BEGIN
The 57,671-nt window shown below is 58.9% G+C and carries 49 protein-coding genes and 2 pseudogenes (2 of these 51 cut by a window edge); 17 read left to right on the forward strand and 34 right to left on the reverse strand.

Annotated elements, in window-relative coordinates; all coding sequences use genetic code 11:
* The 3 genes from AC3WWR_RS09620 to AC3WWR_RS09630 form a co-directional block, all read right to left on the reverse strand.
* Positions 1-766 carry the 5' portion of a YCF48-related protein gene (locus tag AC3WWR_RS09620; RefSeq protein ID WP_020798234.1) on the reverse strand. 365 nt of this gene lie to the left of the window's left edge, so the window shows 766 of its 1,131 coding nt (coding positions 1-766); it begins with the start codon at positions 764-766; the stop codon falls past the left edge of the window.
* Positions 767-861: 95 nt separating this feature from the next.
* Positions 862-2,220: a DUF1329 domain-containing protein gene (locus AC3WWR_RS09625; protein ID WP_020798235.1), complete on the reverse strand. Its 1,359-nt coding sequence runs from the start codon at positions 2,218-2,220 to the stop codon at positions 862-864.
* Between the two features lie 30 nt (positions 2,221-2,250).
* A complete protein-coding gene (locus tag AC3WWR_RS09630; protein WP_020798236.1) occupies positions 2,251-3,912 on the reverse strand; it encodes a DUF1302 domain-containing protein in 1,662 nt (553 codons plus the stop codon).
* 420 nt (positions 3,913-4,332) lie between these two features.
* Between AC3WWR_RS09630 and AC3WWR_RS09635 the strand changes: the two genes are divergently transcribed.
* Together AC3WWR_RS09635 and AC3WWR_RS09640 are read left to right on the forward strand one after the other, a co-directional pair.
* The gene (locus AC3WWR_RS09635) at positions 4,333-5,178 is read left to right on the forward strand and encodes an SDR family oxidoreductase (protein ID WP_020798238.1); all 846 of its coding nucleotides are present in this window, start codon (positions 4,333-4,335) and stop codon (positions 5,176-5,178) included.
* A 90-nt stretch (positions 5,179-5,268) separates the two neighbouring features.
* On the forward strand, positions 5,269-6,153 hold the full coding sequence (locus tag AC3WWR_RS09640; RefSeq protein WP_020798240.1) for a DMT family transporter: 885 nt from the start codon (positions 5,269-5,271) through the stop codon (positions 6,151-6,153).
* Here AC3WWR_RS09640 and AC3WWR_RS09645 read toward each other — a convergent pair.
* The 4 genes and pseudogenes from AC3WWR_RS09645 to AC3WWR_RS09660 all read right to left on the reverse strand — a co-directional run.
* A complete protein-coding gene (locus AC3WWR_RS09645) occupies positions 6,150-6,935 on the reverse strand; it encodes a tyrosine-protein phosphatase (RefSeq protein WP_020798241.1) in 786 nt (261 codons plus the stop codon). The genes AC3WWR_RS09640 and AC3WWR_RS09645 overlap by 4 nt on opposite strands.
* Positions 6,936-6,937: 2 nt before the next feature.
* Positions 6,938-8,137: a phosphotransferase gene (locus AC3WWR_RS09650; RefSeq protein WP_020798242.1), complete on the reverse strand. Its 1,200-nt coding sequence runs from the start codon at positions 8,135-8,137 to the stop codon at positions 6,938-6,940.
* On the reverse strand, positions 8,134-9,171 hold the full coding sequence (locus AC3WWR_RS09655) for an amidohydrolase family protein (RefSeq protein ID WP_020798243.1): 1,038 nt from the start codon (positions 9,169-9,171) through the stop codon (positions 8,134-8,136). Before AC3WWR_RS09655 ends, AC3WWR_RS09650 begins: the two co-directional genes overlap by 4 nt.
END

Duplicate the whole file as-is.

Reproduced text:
The 57,671-nt window shown below is 58.9% G+C and carries 49 protein-coding genes and 2 pseudogenes (2 of these 51 cut by a window edge); 17 read left to right on the forward strand and 34 right to left on the reverse strand.

Annotated elements, in window-relative coordinates; all coding sequences use genetic code 11:
* The 3 genes from AC3WWR_RS09620 to AC3WWR_RS09630 form a co-directional block, all read right to left on the reverse strand.
* Positions 1-766 carry the 5' portion of a YCF48-related protein gene (locus tag AC3WWR_RS09620; RefSeq protein ID WP_020798234.1) on the reverse strand. 365 nt of this gene lie to the left of the window's left edge, so the window shows 766 of its 1,131 coding nt (coding positions 1-766); it begins with the start codon at positions 764-766; the stop codon falls past the left edge of the window.
* Positions 767-861: 95 nt separating this feature from the next.
* Positions 862-2,220: a DUF1329 domain-containing protein gene (locus AC3WWR_RS09625; protein ID WP_020798235.1), complete on the reverse strand. Its 1,359-nt coding sequence runs from the start codon at positions 2,218-2,220 to the stop codon at positions 862-864.
* Between the two features lie 30 nt (positions 2,221-2,250).
* A complete protein-coding gene (locus tag AC3WWR_RS09630; protein WP_020798236.1) occupies positions 2,251-3,912 on the reverse strand; it encodes a DUF1302 domain-containing protein in 1,662 nt (553 codons plus the stop codon).
* 420 nt (positions 3,913-4,332) lie between these two features.
* Between AC3WWR_RS09630 and AC3WWR_RS09635 the strand changes: the two genes are divergently transcribed.
* Together AC3WWR_RS09635 and AC3WWR_RS09640 are read left to right on the forward strand one after the other, a co-directional pair.
* The gene (locus AC3WWR_RS09635) at positions 4,333-5,178 is read left to right on the forward strand and encodes an SDR family oxidoreductase (protein ID WP_020798238.1); all 846 of its coding nucleotides are present in this window, start codon (positions 4,333-4,335) and stop codon (positions 5,176-5,178) included.
* A 90-nt stretch (positions 5,179-5,268) separates the two neighbouring features.
* On the forward strand, positions 5,269-6,153 hold the full coding sequence (locus tag AC3WWR_RS09640; RefSeq protein WP_020798240.1) for a DMT family transporter: 885 nt from the start codon (positions 5,269-5,271) through the stop codon (positions 6,151-6,153).
* Here AC3WWR_RS09640 and AC3WWR_RS09645 read toward each other — a convergent pair.
* The 4 genes and pseudogenes from AC3WWR_RS09645 to AC3WWR_RS09660 all read right to left on the reverse strand — a co-directional run.
* A complete protein-coding gene (locus AC3WWR_RS09645) occupies positions 6,150-6,935 on the reverse strand; it encodes a tyrosine-protein phosphatase (RefSeq protein WP_020798241.1) in 786 nt (261 codons plus the stop codon). The genes AC3WWR_RS09640 and AC3WWR_RS09645 overlap by 4 nt on opposite strands.
* Positions 6,936-6,937: 2 nt before the next feature.
* Positions 6,938-8,137: a phosphotransferase gene (locus AC3WWR_RS09650; RefSeq protein WP_020798242.1), complete on the reverse strand. Its 1,200-nt coding sequence runs from the start codon at positions 8,135-8,137 to the stop codon at positions 6,938-6,940.
* On the reverse strand, positions 8,134-9,171 hold the full coding sequence (locus AC3WWR_RS09655) for an amidohydrolase family protein (RefSeq protein ID WP_020798243.1): 1,038 nt from the start codon (positions 9,169-9,171) through the stop codon (positions 8,134-8,136). Before AC3WWR_RS09655 ends, AC3WWR_RS09650 begins: the two co-directional genes overlap by 4 nt.